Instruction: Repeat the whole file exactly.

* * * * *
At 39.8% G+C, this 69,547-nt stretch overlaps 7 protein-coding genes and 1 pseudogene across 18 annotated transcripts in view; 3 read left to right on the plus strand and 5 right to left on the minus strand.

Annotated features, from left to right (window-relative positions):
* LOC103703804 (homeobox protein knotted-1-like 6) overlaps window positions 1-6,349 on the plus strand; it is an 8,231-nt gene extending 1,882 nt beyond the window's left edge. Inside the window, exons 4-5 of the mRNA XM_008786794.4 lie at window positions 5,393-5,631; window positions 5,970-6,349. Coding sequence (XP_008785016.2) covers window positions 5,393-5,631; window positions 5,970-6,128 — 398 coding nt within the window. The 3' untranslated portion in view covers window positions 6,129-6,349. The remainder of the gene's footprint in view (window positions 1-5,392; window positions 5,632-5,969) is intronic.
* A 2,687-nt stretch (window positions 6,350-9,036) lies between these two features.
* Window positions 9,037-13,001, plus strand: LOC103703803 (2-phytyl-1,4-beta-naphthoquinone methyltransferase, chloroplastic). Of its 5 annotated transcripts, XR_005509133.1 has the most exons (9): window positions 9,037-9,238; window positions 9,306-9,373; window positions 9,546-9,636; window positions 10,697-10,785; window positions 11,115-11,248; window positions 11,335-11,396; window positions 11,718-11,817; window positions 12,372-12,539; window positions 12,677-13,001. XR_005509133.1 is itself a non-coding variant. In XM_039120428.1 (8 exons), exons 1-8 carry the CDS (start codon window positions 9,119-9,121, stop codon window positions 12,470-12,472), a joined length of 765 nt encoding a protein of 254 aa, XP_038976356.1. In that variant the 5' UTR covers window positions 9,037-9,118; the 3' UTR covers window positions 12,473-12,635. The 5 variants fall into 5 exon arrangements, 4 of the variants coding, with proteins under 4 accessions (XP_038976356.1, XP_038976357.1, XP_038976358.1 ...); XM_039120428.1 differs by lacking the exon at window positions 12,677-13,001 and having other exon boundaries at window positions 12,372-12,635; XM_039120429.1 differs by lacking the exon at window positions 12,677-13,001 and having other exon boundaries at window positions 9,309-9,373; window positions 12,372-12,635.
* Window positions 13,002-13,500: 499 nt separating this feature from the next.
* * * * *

At 39.8% G+C, this 69,547-nt stretch overlaps 7 protein-coding genes and 1 pseudogene across 18 annotated transcripts in view; 3 read left to right on the plus strand and 5 right to left on the minus strand.

Annotated features, from left to right (window-relative positions):
* LOC103703804 (homeobox protein knotted-1-like 6) overlaps window positions 1-6,349 on the plus strand; it is an 8,231-nt gene extending 1,882 nt beyond the window's left edge. Inside the window, exons 4-5 of the mRNA XM_008786794.4 lie at window positions 5,393-5,631; window positions 5,970-6,349. Coding sequence (XP_008785016.2) covers window positions 5,393-5,631; window positions 5,970-6,128 — 398 coding nt within the window. The 3' untranslated portion in view covers window positions 6,129-6,349. The remainder of the gene's footprint in view (window positions 1-5,392; window positions 5,632-5,969) is intronic.
* A 2,687-nt stretch (window positions 6,350-9,036) lies between these two features.
* Window positions 9,037-13,001, plus strand: LOC103703803 (2-phytyl-1,4-beta-naphthoquinone methyltransferase, chloroplastic). Of its 5 annotated transcripts, XR_005509133.1 has the most exons (9): window positions 9,037-9,238; window positions 9,306-9,373; window positions 9,546-9,636; window positions 10,697-10,785; window positions 11,115-11,248; window positions 11,335-11,396; window positions 11,718-11,817; window positions 12,372-12,539; window positions 12,677-13,001. XR_005509133.1 is itself a non-coding variant. In XM_039120428.1 (8 exons), exons 1-8 carry the CDS (start codon window positions 9,119-9,121, stop codon window positions 12,470-12,472), a joined length of 765 nt encoding a protein of 254 aa, XP_038976356.1. In that variant the 5' UTR covers window positions 9,037-9,118; the 3' UTR covers window positions 12,473-12,635. The 5 variants fall into 5 exon arrangements, 4 of the variants coding, with proteins under 4 accessions (XP_038976356.1, XP_038976357.1, XP_038976358.1 ...); XM_039120428.1 differs by lacking the exon at window positions 12,677-13,001 and having other exon boundaries at window positions 12,372-12,635; XM_039120429.1 differs by lacking the exon at window positions 12,677-13,001 and having other exon boundaries at window positions 9,309-9,373; window positions 12,372-12,635.
* Window positions 13,002-13,500: 499 nt separating this feature from the next.